January 4, 2014

A Good Day to Die Hard (2013)

John McTiernan's 1988 action film Die Hard was a game-changer in Hollywood action cinema, pitting a single ordinary protagonist against a group of armed villains. Police lieutenant John McClane (Bruce Willis) was a working-class everyman who panicked, got injured and generally survived the movie and saved the day by the skin of his teeth. The film was such a hit that 20th Century Fox repeated the formula in 1990's Die Hard 2: Die Harder, and then repurposed an unrelated screenplay to make 1995's Die Hard with a Vengeance. After a lengthy break the series got a fourth instalment in 2007 with the amiable but ridiculously over-the-top Live Free or Die Hard, and that film's success led to a fifth film six years later.

In A Good Day to Die Hard, the increasingly old and cranky Lieutenant McClane travels to Russia when his wayward son Jack is arrested for murder. Once there he discovers his son is a top-level CIA agent neck-deep in rescuing a disgraced dissident from an aspiring defence minister in the making. Or something. To be honest I'm fuzzy on the details because this is the worst film from 2013 that I have seen.

Now I'm sure there were worse movies last year. There are always worse movies. This, however, is a bad movie that hurts, because it's part of a franchise that includes at least three enjoyable films and one all-time motion picture classic. It shames them. It drags John McClane back into action, a little too tired and a little too old, to transform him into the archetypal ugly American on holiday in the Russian Federation. There he immediately starts engaging in high-speed car chases, not because he has good reason to but because the film requires him to. It takes this film an absolute age to explain what the hell is actually going on, and by the time the explanation is forthcoming it's too late: I simply didn't care any more. There are some action scenes. Some things explode. Bruce Willis says "Yippee kye ay" before killing somebody.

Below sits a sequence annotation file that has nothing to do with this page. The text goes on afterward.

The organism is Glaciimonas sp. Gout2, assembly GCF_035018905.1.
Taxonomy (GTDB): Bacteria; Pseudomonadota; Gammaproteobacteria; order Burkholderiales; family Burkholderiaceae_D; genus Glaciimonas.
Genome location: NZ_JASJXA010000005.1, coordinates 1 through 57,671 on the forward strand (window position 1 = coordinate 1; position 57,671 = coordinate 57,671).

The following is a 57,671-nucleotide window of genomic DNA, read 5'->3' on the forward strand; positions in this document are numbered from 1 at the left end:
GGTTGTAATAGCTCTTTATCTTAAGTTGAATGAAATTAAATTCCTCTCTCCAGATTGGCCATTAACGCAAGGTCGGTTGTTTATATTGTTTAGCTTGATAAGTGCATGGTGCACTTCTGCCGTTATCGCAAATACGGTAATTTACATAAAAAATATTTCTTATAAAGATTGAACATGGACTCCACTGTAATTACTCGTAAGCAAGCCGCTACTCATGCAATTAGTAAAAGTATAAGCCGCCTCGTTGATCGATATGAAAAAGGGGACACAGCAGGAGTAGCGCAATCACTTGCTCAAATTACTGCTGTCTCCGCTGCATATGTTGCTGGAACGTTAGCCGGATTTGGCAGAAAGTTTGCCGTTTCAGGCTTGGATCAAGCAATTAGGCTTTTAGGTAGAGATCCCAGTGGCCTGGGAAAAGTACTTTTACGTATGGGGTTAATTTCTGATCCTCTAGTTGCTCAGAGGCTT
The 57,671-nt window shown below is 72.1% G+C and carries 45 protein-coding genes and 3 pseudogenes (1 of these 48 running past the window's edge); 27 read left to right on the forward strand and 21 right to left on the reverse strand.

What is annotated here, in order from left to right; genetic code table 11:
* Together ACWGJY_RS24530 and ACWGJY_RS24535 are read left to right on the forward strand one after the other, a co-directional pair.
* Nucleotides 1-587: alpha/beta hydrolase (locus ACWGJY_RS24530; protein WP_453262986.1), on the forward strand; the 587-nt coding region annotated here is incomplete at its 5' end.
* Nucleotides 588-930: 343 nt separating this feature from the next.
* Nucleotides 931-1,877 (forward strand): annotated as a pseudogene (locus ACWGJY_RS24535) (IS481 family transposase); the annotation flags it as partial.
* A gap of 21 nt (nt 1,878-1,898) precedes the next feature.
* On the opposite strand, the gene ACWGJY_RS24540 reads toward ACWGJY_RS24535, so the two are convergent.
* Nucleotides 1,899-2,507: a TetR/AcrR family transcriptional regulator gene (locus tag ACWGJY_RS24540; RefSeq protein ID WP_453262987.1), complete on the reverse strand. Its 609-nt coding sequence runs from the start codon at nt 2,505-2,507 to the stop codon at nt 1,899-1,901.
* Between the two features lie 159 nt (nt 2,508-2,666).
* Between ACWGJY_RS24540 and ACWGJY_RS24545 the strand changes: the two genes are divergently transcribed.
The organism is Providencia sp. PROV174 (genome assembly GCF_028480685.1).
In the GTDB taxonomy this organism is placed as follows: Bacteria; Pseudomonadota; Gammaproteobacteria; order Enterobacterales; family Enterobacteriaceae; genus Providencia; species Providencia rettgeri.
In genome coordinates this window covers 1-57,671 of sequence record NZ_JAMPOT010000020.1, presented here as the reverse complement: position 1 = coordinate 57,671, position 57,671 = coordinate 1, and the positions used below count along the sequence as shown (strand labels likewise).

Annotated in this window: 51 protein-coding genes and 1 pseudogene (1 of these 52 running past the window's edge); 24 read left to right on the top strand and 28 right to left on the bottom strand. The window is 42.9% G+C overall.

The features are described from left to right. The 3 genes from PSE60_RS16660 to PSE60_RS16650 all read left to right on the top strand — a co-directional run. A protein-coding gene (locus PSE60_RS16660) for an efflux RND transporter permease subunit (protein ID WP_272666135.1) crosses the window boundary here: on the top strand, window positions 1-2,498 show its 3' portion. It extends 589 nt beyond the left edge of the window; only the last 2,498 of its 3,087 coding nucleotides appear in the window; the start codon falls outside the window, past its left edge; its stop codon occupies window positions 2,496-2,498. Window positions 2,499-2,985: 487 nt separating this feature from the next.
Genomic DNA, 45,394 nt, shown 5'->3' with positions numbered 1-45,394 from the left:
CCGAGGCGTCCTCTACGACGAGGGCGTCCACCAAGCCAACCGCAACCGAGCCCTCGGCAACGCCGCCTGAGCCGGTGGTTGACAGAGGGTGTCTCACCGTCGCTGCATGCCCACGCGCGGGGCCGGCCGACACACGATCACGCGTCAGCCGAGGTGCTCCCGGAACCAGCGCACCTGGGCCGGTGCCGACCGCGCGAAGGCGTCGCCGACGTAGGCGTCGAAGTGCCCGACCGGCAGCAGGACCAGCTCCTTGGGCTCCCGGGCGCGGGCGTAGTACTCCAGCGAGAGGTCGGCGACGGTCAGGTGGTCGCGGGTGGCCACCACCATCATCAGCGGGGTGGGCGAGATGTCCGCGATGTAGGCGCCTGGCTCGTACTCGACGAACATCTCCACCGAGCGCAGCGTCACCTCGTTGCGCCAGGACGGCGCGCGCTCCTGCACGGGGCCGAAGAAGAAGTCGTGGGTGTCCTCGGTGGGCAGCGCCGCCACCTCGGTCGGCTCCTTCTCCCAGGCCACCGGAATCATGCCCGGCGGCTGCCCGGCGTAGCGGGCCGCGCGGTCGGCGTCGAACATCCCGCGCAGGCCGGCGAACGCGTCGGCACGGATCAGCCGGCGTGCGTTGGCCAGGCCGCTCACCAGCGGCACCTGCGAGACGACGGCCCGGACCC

It used to be that McClane was in the wrong place at the wrong time. Now it seems he's in the wrong movie. He is essentially a mouthy sidekick in his son's film, with 20th Century Fox abandoning all subtlety in their quest to give the franchise a younger, cheaper lead (Jai Courtney) and continue into a sixth instalment and beyond. Courtney's not a bad actor - he made a great villain in Jack Reacher - but here he's got nothing to work with except for a cliched resentment of his own father. Given McClane Sr's antics in this movie, I don't blame him.

This film earned Fox $300 million dollars, raising the horrible possibility that in another few years we could be back here again, flogging a dead horse for all that it's worth. Commercially, it still seems that Die Hard is worth plenty. Creatively, it's bankrupt.

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